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How L1 acceptance affects the social construction of the language classroom


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This presentation examines EFL teachers’ language practices through a sociological lens to highlight the need to embrace a more inclusive approach to L1 and TL use in such contexts. It proposes that maximising English exposure can create a restrictive classroom atmosphere that makes it difficult for students to participate effectively. Via the use of semi-structured interviews and classroom observations, it links beliefs teachers have about first language and target language use to classroom actions. Bernstein’s notions of classification and framing show how students can become alienated from the learning process. Beliefs about English exposure may serve to maintain the socio-economic status quo rather than facilitating second language acquisition, which is intricately linked to social and economic success in countries where English is not the first language. Suggestions for what teachers can do in order to avoid the consequences of L1 exclusion are given and linked to the more inclusive translanguaging approach as a way forward for teachers, especially within EFL contexts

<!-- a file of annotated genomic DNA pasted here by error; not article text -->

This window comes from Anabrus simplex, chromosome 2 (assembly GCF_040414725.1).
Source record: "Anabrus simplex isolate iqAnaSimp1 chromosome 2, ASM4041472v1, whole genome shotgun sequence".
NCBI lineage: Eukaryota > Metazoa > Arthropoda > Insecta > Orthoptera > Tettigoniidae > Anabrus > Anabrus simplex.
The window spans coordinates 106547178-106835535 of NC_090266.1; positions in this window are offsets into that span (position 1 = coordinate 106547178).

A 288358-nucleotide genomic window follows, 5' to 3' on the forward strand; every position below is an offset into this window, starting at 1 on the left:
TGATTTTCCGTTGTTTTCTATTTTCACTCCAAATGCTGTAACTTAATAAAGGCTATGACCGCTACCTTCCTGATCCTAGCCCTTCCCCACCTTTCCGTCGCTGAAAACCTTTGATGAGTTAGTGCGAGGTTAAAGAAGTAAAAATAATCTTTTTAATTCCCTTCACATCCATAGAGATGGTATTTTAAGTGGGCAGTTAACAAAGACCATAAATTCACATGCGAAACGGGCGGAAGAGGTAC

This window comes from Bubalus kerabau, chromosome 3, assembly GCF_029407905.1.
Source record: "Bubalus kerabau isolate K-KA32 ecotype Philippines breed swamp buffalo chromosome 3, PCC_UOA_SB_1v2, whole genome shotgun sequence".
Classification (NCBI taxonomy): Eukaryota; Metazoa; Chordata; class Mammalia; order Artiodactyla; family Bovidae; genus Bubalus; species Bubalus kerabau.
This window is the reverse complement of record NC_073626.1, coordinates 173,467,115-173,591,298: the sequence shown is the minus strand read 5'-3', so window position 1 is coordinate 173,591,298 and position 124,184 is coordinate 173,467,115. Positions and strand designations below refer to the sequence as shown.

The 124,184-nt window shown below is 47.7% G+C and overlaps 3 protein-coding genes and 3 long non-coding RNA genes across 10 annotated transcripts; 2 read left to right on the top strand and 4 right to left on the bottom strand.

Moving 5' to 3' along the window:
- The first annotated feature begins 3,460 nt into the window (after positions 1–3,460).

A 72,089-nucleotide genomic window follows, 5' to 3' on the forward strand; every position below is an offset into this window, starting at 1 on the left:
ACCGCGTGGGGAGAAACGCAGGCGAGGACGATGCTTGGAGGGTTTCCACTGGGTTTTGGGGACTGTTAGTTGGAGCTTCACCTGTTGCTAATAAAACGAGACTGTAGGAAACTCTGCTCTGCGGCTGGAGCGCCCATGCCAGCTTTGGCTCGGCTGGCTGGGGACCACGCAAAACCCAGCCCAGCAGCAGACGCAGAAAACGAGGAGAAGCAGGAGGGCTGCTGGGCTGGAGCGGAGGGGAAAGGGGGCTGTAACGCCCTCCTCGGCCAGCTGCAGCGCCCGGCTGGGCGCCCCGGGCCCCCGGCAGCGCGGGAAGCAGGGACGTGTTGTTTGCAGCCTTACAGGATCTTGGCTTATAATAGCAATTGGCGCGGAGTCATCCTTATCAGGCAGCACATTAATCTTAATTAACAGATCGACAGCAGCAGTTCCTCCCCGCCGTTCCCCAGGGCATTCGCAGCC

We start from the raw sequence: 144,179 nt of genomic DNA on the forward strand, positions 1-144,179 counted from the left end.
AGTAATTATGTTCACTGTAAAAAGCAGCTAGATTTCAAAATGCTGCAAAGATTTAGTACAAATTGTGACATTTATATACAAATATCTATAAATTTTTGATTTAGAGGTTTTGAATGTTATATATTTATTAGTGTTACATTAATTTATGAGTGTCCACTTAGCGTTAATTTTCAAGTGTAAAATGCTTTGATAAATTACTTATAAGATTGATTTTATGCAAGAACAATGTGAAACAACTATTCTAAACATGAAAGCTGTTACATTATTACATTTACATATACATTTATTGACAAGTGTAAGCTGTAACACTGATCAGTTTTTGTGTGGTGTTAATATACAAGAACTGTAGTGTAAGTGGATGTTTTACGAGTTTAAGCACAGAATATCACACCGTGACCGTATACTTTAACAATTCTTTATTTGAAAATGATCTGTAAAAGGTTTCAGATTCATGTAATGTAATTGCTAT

Item Type: Paper presented at a conference, workshop, or other event which was not published in the proceedings
Uncontrolled Keywords: Translanguaging, first language use, EFL
Subjects: L Education > L Education (General)
Divisions: Schools > Centre for Languages
Depositing User: Michael Rabbidge
Date Deposited: 20 Jan 2018 21:45
Last Modified: 21 Jul 2023 04:49

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